However, the NCAA attempted to account for the transfer portal two years ago when it announced that “athletes will earn (APR) points for their previous teams if they are meeting Division I progress-toward-degree requirements when they change schools.”
CU’s administration is undoubtedly monitoring the situation closely.
APR scores for the 2022-23 school year will be released (by the NCAA) in June of 2024.
5. Eugene exodus
While Colorado leads the conference in departures by a wide margin, other football programs have been hit hard.
Oregon’s case is notable, although not for quantity so much as quality: Nine of the 17 outgoing players were blue-chip recruits (four or five stars).
The Ducks are a first-rate reminder that high school recruiting rankings carry far less relevance in the transfer portal era. Their 2021 signing class under then-coach Mario Cristobal was rated No. 7 in the country by the 247Sports service.
According to the Oregonian, 16 of the 23 players have left the program.
6. Crew chief hits
Hundreds of Pac-12 players have entered the transfer portal this offseason.
So have three referees.
As the Hotline explained on Wednesday, three of the conference’s best crew chiefs are leaving for the Big Ten: Francisco Villar, and Steve Strimling and Chris Coyte, who worked the College Football Playoff last winter.
All three live in Southern California and will handle USC and UCLA home games when the schools switch conferences in 2024.
Add the retirement of a fourth referee, Michael Mothershed, and five of the Pac-12’s eight officiating crews next season will have new chiefs.
The turnover poses a supreme test of the conference’s talent pipeline under vice president for officiating David Coleman, whose eight-year tenure has been littered with on-field gaffes and off-field controversies.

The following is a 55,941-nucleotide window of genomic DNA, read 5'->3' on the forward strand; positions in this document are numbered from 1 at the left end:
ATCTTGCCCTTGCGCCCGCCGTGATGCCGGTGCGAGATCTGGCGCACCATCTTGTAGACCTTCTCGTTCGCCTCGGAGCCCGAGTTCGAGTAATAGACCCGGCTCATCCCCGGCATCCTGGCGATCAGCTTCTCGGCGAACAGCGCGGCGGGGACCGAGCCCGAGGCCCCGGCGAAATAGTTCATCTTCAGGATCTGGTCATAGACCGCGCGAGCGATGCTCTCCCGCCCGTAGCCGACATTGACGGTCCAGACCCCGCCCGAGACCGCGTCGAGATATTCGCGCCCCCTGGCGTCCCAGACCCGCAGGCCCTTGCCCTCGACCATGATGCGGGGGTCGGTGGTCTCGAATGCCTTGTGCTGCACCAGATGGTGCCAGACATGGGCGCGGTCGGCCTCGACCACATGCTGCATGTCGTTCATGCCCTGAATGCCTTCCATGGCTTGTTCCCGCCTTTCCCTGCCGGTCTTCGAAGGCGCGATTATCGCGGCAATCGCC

7. Big words from the Big Ten
The Big Ten introduced its new commissioner, Tony Petitti, on Friday. But the comments most significant to the Pac-12 came from Illinois president Robert Jones, chair of the Big Ten’s executive council.
Asked about the possibility of additional expansion, Jones told The Athletic: “I’d be lying if I said we weren’t thinking about it. But it’s not at the top of the list. There’s no sense of urgency about it at this point.”
Jones indicated any new members would have to bring enough media rights value to make expansion worthwhile for the 16 schools.
We view the comments as further evidence that the Big Ten is unlikely to pursue Washington and Oregon in the short term, leaving the Pacific Northwest powers with one realistic option: Remain in the Pac-12 for the next media rights contract cycle, which is set to begin in the summer of 2024.
8. Well wishes
Oregon State athletic director Scott Barnes suffered a medical emergency last weekend while attending a banquet at Fresno State, his alma mater.
Fortunately, a doctor — a trauma specialist, no less — was seated nearby.
Barnes was rushed to a local hospital and eventually stabilized. By the next day, he was communicating with family.
We wish him well with the recovery.